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Understanding Your Accessibility UX Design Checklist Understanding Your Accessibility UX Design Checklist Understanding Your Accessibility UX Design Checklist Paradigm Marketing and Design
Accessibility UX design elements being structured by designer using design templates in front of a computer with some layouts on sticky notes and cards on the table

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Understanding Your Accessibility UX Design Checklist

Author: Michael Scorcia Category: Web Design Date: December 4, 2020

Accessibility UX design elements being structured by designer using design templates in front of a computer with some layouts on sticky notes and cards on the table

In a world where you can order a car on your phone that will be delivered to your doorstep or video chat with your relative living across the world, we have this ever evolving need for ease of access to all types of information. Accessibility in UX enables us as designers to create digital and physical environments that are accessible for all individuals to interpret and understand.

What is Accessibility in UX design?

Accessibility UX design serves as a standard for designers to create branded marketing materials that can be understood and interpreted by all individuals no matter their physical or cognitive ability. Accessibility UX designs benefit individuals who may suffer from:

  • Visual impairments
  • Motor/mobility disabilities
  • Auditory/hearing difficulties
  • Seizures
  • Learning/cognitive disabilities (such as dyslexia) 

Understanding Why Accessibility UX designs are Important

UX accessibility standards help designers to develop and create websites, flyers, banners, emails, and other marketing materials that are inclusive to all individuals. User interface accessibility should be implemented in all design materials not just because it is the right thing to do, but because there are many other far reaching benefits for creating accessible UX designs. Roughly 15% of the population has a cognitive or physical disability. Incorporating accessibility in UX will help you to increase:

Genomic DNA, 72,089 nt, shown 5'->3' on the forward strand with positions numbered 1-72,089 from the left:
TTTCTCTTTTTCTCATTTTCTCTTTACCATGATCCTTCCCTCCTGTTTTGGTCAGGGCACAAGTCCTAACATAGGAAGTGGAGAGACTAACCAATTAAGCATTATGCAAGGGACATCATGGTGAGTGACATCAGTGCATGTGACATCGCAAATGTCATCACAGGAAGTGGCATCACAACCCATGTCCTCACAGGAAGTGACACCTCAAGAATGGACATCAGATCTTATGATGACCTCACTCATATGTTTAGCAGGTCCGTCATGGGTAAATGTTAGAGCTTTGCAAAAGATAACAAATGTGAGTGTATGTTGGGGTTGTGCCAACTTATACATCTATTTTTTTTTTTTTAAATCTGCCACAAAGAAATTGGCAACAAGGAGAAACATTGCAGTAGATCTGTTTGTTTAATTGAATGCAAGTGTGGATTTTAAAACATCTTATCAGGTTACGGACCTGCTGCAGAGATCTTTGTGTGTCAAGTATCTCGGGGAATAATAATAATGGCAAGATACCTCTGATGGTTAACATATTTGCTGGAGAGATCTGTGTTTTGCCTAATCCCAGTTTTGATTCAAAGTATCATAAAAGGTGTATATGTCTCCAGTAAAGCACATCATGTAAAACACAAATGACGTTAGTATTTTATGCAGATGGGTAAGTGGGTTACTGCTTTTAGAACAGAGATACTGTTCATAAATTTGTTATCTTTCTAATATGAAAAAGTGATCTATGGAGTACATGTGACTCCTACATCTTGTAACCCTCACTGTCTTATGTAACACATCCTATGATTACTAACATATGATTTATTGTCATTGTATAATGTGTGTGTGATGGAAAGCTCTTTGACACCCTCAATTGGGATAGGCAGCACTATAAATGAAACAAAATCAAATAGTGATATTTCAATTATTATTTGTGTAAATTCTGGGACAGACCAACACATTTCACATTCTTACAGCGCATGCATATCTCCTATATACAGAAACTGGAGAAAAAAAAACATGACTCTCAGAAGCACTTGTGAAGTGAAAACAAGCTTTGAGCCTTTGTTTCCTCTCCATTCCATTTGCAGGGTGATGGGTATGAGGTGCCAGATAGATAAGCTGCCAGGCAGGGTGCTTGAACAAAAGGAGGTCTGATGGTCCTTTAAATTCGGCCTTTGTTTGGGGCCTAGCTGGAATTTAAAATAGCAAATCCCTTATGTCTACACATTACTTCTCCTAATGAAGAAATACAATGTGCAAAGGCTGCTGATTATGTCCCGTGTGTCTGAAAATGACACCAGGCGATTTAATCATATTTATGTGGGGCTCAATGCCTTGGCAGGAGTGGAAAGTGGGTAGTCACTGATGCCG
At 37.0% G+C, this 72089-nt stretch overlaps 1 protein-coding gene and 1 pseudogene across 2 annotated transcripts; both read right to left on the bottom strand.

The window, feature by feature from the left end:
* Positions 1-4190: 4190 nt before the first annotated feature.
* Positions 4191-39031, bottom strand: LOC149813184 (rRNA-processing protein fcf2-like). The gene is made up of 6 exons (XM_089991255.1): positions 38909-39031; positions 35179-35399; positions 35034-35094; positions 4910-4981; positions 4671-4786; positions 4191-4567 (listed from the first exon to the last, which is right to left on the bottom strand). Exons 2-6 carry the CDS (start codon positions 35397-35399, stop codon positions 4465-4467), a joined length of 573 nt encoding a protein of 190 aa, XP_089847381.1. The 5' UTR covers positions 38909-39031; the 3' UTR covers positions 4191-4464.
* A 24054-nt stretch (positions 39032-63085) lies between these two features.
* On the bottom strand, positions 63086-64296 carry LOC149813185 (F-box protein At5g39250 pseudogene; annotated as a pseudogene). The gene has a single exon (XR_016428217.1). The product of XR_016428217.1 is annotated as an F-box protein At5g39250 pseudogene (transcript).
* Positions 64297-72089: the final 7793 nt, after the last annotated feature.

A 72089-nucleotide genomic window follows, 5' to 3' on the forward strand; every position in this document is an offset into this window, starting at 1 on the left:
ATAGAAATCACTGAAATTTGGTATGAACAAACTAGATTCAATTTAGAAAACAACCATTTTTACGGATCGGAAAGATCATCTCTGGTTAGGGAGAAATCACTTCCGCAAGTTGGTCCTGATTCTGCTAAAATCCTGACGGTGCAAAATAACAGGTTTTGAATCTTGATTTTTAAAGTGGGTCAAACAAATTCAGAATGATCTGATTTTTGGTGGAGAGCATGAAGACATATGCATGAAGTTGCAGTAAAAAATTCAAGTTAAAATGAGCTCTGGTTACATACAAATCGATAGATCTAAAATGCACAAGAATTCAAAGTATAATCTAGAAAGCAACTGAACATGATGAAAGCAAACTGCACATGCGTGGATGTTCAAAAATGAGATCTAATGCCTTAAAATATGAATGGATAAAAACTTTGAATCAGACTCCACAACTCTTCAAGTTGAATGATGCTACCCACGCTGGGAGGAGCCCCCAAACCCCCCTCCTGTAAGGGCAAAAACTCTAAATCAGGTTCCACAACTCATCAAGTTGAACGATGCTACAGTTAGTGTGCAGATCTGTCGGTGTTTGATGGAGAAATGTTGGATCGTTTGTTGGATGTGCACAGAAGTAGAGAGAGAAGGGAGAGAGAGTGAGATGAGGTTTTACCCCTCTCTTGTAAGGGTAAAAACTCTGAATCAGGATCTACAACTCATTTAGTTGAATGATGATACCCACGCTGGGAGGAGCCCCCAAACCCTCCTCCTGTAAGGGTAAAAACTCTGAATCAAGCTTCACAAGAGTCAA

• Audience reach to include that extra 15% of the population
  • Search ranking, by employing improved SEO best practices
  • Your touch to users on various devices, locations, and settings
  • Overall brand image and reputation

We have created an UX accessibility checklist to help you see how your design meets UX accessibility standards while also keeping the integrity of the brand and marketing message.

Accessibility UX Design Checklist

Color

Color contrast: small text at a minimum of 4:5:2 contrast ratio, large text at a minimum of 3:1

Individuals who suffer from visual impairments will find it difficult to read text if the background and text color have a low contrast. The World Health Organization (WHO) estimates that there are approximately 217 million individuals who suffer from moderate to severe visual impairments around the world. It is imperative that your accessibility in UX design materials meet these color contrast UX accessibility standards.

Text

Text size: 16-pixels (or larger) for body copy text

Accessibility UX design standards require developers and designers to implement larger fonts to ensure that users can read digital or physical text without straining or squinting.

Headings for structure: for digital designs, use HTML and heading tags (H1, H2, H3, etc.)

Using headings to create a structure in a page will help users understand the flow of the information. This user face accessibility requirement will not only help your users, but a clear page structure will also make more sense to search engines which will help your SEO overall. 

Images & Videos

Alt Descriptions

This item on the checklist is specific to accessibility in UX digital design. Alt descriptions are meaningful and descriptive text assigned to images, videos, or other types of digital media that help individuals using screen readers to better understand what is being represented or shown in that image or video.

Avoid Using Images of Text

Whenever possible, designers should ensure that important information is conveyed through live text rather than using an image of text.

Overlays on Images

Like the UX accessibility standards for color contrast, designers must be mindful of text that is added overtop of an image. You will want to consider adding a color overlay to help your text meet all color contrast standards with the image background.

When it comes to accessibility UX design concepts, it is important to understand the end goal of the design, to create an inclusive physical and digital environment for all individuals no matter their physical or cognitive ability. Let this UX accessibility checklist serve as a starting point for all your digital and physical marketing materials.  If you are looking to update your website to be inclusive and meet all ADA UX Accessibility standards, contact our team today to get started.

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